Thursday, June 7, 2018

Music Minute: Dance Again - Grief is Healing

Peoria based singer-songwriter Nathan Peterson has launched an ambitious and cathartic project, Dance Again: Grief is Healing, a raw and unfiltered look at loss, love, and healing. With Dance Again, Peterson examines the heart of a father who lost his 1-year-old daughter after a 14-month fight for her life. 

Olivia Peterson, the Peterson’s fourth child, was born in January 2015 with a chromosomal disease called Trisomy 18, which according to the medical community, rendered her “incompatible with life.” After a miraculous entry into the world, Olivia defied medical reasoning and science for an incredible 14 months. She celebrated her one-year birthday, learned to smile, learned to laugh, and was able to hold her head up for a few seconds at a time — all things her family was told would never happen. 

Shortly after his daughter’s passing, Peterson released a cathartic solo album, accompanied by his first book, both titled So Am I: 14 Months of Life, Living, and Letting Go. The project was an outlet to share a new-found perspective on life, one that he learned from a girl deemed “incompatible” with living. Shortly after the release of So Am I, Peterson had started work on the second half of the story, an album and accompanying book called Dance Again: Grief is Healing. This latest album + book offering examines the darkness, depression, anger, and bewilderment of the loss of a child, in addition to the process of finding life and beauty in the darkness. The songs on Dance Again follow Peterson’s experience of grief, from a loss of will to go on, to an intense anger and hatred toward God, to guilt for all the “wrong feelings”, and finally the gentle realization that he didn’t need to rush to get up, he didn’t have to be strong… he could only be where he was.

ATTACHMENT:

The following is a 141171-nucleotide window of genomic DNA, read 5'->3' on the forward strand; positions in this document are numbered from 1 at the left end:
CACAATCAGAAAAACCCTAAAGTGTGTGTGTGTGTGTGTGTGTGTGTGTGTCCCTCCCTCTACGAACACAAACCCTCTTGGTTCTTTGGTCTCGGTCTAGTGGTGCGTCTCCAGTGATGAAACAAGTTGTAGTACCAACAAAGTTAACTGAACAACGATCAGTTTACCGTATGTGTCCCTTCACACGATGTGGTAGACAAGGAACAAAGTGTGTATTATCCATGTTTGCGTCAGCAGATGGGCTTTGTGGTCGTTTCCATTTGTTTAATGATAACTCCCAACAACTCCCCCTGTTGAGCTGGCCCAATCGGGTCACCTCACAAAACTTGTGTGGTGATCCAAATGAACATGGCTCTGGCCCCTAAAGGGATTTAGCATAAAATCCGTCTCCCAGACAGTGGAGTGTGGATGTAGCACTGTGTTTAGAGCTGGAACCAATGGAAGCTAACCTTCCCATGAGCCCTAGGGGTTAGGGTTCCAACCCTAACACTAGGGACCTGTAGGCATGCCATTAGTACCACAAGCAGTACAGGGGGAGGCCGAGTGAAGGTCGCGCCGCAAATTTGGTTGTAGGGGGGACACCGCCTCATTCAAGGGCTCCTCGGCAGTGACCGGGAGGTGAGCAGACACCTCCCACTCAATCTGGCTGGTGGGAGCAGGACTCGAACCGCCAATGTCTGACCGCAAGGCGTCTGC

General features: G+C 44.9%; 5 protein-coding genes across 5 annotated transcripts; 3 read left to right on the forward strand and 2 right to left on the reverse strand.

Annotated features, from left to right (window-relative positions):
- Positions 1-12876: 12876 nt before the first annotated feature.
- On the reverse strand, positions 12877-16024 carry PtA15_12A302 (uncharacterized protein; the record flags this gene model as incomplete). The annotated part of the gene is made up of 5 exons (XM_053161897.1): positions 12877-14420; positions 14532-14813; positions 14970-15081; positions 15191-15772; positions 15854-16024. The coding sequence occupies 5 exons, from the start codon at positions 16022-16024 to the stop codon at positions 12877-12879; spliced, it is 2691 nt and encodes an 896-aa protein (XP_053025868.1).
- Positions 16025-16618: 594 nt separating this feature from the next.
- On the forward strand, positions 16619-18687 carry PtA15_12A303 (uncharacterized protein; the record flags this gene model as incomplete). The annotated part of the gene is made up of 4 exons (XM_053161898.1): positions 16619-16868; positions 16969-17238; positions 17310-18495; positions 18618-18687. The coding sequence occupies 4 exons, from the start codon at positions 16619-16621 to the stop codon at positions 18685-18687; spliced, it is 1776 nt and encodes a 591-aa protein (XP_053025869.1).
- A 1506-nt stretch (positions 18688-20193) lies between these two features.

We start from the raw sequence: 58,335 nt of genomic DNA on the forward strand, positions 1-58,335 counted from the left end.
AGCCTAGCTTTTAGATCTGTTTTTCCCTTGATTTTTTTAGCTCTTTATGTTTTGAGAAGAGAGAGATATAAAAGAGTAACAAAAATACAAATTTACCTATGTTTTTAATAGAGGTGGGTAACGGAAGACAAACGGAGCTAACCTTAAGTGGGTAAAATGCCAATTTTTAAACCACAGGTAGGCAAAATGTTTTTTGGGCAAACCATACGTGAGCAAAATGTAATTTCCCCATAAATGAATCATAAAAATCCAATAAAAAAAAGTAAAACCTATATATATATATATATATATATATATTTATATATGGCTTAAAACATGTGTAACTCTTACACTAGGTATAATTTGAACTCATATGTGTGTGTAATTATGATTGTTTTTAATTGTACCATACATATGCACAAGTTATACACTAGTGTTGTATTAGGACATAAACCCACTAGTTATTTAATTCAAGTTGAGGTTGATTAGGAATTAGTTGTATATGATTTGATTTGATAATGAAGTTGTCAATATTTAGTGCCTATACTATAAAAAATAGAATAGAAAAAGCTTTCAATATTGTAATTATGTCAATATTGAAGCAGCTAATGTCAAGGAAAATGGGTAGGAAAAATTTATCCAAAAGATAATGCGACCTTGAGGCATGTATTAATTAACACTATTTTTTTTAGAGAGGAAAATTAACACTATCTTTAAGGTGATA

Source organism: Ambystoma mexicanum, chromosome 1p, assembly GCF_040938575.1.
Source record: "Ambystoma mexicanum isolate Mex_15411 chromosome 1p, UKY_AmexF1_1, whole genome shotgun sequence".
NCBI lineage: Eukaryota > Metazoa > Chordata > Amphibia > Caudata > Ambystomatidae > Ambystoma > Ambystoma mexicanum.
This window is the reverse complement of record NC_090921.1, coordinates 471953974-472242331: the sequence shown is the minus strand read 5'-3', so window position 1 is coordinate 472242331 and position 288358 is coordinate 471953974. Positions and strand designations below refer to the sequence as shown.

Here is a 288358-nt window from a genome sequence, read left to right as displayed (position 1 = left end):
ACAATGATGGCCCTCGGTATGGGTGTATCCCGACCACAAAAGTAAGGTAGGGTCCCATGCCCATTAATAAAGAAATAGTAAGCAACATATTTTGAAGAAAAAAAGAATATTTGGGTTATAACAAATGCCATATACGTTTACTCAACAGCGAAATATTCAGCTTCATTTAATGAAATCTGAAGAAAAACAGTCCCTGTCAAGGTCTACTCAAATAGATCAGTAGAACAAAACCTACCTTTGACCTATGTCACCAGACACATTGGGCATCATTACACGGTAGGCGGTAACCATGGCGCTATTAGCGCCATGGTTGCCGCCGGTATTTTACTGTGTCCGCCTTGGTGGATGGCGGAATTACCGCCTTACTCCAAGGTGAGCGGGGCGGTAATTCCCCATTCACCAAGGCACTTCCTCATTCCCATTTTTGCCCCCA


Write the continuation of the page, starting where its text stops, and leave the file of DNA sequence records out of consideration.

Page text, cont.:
While Peterson’s loss is unique and very personal, he has learned that “Grief is a process for anyone who has lost anything — for anyone in need of healing — which may be all of us. My grief over the loss of my daughter,” says Peterson, “may differ in circumstance and severity to another person’s grief, but it’s the same feeling and the same process, which makes it universal.” 

The album is currently in process, being recorded in Peterson’s home studio — the same home where his daughter began and ended her life. In contrast to modern recording fashion, Peterson’s voice and guitar (and occasional yell from one of his other four children) are being recorded live and simultaneously through a single ribbon microphone from 1953 — raw and unfiltered, to match his story. Peterson is focused on creating physical products to give to listeners—something with weight, to be held and felt. 

I had a chance to interview him to learn more. It's lengthy but it's well worth the read.



Why did you decide to work on this project?

I had to.

I’d been part of a band the 18 years prior, but because Olivia needed us 24/7, I couldn’t play with the band during her life. The most I could do logistically was to sneak away during one of Olivia’s “good days” (or hours) and get some writing done, record a track, write a chapter. When I finally started scheduling concerts, I had to be able to cancel them last-minute, so everything had to become just me and a guitar.